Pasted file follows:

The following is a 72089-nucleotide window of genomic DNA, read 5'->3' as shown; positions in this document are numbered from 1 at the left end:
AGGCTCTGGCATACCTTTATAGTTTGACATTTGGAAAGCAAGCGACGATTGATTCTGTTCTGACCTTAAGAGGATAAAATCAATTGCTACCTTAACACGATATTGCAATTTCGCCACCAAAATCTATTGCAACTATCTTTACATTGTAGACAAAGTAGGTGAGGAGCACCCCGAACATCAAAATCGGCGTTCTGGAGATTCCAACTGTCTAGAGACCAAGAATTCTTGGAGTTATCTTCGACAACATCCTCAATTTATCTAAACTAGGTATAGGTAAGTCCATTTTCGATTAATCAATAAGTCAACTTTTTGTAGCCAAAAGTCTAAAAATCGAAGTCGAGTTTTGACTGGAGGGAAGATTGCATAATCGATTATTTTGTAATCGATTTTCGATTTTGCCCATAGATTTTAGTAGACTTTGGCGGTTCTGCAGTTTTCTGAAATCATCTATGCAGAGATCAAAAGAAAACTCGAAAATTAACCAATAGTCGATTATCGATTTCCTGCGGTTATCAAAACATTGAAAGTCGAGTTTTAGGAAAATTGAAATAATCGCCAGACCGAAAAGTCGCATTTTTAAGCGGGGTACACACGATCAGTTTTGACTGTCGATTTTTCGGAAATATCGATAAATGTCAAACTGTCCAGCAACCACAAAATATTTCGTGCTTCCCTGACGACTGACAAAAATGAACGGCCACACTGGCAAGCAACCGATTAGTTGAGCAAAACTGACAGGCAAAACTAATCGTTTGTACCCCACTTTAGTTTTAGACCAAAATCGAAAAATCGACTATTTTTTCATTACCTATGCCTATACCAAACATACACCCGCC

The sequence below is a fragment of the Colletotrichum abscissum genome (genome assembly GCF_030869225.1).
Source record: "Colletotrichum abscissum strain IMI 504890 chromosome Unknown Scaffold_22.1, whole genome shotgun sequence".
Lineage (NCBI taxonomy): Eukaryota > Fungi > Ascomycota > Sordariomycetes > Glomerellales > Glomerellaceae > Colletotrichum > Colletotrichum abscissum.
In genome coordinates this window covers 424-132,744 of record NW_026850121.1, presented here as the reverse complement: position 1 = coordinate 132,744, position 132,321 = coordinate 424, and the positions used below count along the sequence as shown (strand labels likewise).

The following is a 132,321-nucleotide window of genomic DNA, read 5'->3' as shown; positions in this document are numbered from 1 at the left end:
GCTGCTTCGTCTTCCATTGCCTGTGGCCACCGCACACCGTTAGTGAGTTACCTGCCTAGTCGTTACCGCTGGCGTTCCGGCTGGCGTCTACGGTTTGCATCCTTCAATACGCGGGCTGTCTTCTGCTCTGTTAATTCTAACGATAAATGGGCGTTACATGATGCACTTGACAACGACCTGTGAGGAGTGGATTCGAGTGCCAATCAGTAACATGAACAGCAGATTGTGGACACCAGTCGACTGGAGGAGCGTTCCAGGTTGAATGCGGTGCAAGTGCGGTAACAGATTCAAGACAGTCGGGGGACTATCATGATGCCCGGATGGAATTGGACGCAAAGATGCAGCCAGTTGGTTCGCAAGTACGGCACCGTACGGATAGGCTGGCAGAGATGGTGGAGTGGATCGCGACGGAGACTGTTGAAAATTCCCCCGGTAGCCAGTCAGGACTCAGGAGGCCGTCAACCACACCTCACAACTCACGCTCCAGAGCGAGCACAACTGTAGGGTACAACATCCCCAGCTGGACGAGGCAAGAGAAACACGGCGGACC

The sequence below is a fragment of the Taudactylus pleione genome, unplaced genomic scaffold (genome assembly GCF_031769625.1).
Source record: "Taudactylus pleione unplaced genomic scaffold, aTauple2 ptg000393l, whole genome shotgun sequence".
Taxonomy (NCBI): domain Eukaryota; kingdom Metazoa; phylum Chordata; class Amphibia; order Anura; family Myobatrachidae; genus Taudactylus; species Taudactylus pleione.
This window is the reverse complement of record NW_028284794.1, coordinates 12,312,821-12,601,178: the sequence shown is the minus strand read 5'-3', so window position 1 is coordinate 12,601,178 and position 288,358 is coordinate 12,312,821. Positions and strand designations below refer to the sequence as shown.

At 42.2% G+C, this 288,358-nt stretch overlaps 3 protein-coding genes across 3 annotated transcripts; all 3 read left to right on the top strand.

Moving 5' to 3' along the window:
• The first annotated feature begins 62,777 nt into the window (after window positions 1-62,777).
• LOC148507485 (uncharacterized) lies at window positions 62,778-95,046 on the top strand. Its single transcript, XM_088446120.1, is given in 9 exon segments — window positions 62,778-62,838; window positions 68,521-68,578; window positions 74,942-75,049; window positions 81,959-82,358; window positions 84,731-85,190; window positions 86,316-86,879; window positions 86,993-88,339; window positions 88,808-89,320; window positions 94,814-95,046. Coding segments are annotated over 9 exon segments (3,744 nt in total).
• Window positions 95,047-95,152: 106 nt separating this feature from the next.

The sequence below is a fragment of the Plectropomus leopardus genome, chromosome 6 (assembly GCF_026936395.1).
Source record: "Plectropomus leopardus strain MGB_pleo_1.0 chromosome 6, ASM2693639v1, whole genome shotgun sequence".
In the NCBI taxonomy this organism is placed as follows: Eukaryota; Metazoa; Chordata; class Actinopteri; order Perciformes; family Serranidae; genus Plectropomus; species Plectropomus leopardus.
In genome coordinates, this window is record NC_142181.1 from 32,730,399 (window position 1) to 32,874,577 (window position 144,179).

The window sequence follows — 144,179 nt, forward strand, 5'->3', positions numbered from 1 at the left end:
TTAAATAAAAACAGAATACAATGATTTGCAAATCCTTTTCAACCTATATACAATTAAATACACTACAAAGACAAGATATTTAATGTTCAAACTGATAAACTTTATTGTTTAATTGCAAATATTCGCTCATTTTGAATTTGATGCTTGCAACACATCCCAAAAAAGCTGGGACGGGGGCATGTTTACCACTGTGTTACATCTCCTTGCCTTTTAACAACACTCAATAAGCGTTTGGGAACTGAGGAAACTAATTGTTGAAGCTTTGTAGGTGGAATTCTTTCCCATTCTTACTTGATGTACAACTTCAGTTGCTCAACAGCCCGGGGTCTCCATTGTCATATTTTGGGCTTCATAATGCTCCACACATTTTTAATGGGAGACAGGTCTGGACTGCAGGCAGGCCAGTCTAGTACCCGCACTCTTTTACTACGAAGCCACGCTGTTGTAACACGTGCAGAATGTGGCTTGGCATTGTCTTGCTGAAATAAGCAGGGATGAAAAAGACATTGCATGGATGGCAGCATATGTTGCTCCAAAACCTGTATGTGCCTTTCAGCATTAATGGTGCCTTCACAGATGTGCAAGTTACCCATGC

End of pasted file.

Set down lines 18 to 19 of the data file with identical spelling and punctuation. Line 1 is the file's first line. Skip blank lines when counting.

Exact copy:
The sequence below is a fragment of the Plectropomus leopardus genome, chromosome 6 (assembly GCF_026936395.1).
Source record: "Plectropomus leopardus strain MGB_pleo_1.0 chromosome 6, ASM2693639v1, whole genome shotgun sequence".